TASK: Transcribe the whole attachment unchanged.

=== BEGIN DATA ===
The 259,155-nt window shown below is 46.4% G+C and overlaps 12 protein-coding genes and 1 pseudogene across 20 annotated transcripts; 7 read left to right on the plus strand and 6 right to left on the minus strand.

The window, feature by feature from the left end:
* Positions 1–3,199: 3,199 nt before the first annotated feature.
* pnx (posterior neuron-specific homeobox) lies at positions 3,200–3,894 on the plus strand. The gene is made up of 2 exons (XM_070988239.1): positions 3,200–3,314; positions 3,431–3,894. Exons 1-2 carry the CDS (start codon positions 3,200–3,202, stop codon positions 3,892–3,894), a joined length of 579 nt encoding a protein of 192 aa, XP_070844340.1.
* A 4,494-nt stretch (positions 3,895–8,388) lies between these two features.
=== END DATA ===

The 259,155-nt window shown below is 46.4% G+C and overlaps 12 protein-coding genes and 1 pseudogene across 20 annotated transcripts; 7 read left to right on the plus strand and 6 right to left on the minus strand.

The window, feature by feature from the left end:
* Positions 1–3,199: 3,199 nt before the first annotated feature.
* pnx (posterior neuron-specific homeobox) lies at positions 3,200–3,894 on the plus strand. The gene is made up of 2 exons (XM_070988239.1): positions 3,200–3,314; positions 3,431–3,894. Exons 1-2 carry the CDS (start codon positions 3,200–3,202, stop codon positions 3,892–3,894), a joined length of 579 nt encoding a protein of 192 aa, XP_070844340.1.
* A 4,494-nt stretch (positions 3,895–8,388) lies between these two features.